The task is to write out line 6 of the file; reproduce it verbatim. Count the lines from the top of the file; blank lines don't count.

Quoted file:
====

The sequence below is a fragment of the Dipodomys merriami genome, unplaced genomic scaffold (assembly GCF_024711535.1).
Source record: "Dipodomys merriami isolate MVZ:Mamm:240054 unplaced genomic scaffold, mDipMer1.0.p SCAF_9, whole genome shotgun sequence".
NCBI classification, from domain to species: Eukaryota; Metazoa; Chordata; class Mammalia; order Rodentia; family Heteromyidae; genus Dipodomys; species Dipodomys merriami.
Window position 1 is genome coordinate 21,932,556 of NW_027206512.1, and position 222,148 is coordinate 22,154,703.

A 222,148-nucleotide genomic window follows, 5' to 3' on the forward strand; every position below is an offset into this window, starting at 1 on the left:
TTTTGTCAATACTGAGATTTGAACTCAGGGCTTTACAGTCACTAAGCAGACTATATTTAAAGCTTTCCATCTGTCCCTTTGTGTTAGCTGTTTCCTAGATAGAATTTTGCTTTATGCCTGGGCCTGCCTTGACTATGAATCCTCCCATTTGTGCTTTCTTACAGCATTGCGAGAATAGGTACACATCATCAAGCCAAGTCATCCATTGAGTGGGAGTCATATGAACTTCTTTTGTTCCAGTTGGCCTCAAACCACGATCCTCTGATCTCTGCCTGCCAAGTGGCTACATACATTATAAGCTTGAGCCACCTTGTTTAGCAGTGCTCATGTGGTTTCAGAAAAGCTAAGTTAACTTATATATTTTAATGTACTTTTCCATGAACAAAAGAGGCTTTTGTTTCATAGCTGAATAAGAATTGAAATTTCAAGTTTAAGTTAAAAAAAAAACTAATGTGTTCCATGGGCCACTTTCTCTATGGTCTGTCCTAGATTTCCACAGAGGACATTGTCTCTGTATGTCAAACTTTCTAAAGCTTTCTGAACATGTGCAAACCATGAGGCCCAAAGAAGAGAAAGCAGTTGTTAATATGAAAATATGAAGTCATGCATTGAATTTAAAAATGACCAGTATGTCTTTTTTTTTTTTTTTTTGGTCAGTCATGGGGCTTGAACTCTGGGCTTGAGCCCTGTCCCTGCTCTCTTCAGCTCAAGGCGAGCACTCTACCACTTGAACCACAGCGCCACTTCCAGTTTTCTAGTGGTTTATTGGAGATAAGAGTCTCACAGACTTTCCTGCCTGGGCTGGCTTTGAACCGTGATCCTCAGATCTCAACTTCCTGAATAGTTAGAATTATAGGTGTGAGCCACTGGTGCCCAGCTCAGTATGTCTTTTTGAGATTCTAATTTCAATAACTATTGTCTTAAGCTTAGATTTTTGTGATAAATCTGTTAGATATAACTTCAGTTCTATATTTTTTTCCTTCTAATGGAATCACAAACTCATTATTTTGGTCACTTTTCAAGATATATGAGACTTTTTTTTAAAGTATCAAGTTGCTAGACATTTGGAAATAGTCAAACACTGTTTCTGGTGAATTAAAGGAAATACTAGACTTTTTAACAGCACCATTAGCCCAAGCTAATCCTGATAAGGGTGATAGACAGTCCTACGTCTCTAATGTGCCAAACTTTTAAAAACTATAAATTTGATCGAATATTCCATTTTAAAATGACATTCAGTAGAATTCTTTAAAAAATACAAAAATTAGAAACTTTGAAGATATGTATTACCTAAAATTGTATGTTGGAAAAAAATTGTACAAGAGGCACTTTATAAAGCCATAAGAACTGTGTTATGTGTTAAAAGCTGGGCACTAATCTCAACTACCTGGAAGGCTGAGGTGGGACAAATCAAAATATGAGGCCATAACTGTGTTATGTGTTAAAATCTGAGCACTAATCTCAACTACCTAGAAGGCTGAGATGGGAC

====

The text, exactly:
TTTTGTCAATACTGAGATTTGAACTCAGGGCTTTACAGTCACTAAGCAGACTATATTTAAAGCTTTCCATCTGTCCCTTTGTGTTAGCTGTTTCCTAGATAGAATTTTGCTTTATGCCTGGGCCTGCCTTGACTATGAATCCTCCCATTTGTGCTTTCTTACAGCATTGCGAGAATAGGTACACATCATCAAGCCAAGTCATCCATTGAGTGGGAGTCATATGAACTTCTTTTGTTCCAGTTGGCCTCAAACCACGATCCTCTGATCTCTGCCTGCCAAGTGGCTACATACATTATAAGCTTGAGCCACCTTGTTTAGCAGTGCTCATGTGGTTTCAGAAAAGCTAAGTTAACTTATATATTTTAATGTACTTTTCCATGAACAAAAGAGGCTTTTGTTTCATAGCTGAATAAGAATTGAAATTTCAAGTTTAAGTTAAAAAAAAAACTAATGTGTTCCATGGGCCACTTTCTCTATGGTCTGTCCTAGATTTCCACAGAGGACATTGTCTCTGTATGTCAAACTTTCTAAAGCTTTCTGAACATGTGCAAACCATGAGGCCCAAAGAAGAGAAAGCAGTTGTTAATATGAAAATATGAAGTCATGCATTGAATTTAAAAATGACCAGTATGTCTTTTTTTTTTTTTTTTTGGTCAGTCATGGGGCTTGAACTCTGGGCTTGAGCCCTGTCCCTGCTCTCTTCAGCTCAAGGCGAGCACTCTACCACTTGAACCACAGCGCCACTTCCAGTTTTCTAGTGGTTTATTGGAGATAAGAGTCTCACAGACTTTCCTGCCTGGGCTGGCTTTGAACCGTGATCCTCAGATCTCAACTTCCTGAATAGTTAGAATTATAGGTGTGAGCCACTGGTGCCCAGCTCAGTATGTCTTTTTGAGATTCTAATTTCAATAACTATTGTCTTAAGCTTAGATTTTTGTGATAAATCTGTTAGATATAACTTCAGTTCTATATTTTTTTCCTTCTAATGGAATCACAAACTCATTATTTTGGTCACTTTTCAAGATATATGAGACTTTTTTTTAAAGTATCAAGTTGCTAGACATTTGGAAATAGTCAAACACTGTTTCTGGTGAATTAAAGGAAATACTAGACTTTTTAACAGCACCATTAGCCCAAGCTAATCCTGATAAGGGTGATAGACAGTCCTACGTCTCTAATGTGCCAAACTTTTAAAAACTATAAATTTGATCGAATATTCCATTTTAAAATGACATTCAGTAGAATTCTTTAAAAAATACAAAAATTAGAAACTTTGAAGATATGTATTACCTAAAATTGTATGTTGGAAAAAAATTGTACAAGAGGCACTTTATAAAGCCATAAGAACTGTGTTATGTGTTAAAAGCTGGGCACTAATCTCAACTACCTGGAAGGCTGAGGTGGGACAAATCAAAATATGAGGCCATAACTGTGTTATGTGTTAAAATCTGAGCACTAATCTCAACTACCTAGAAGGCTGAGATGGGAC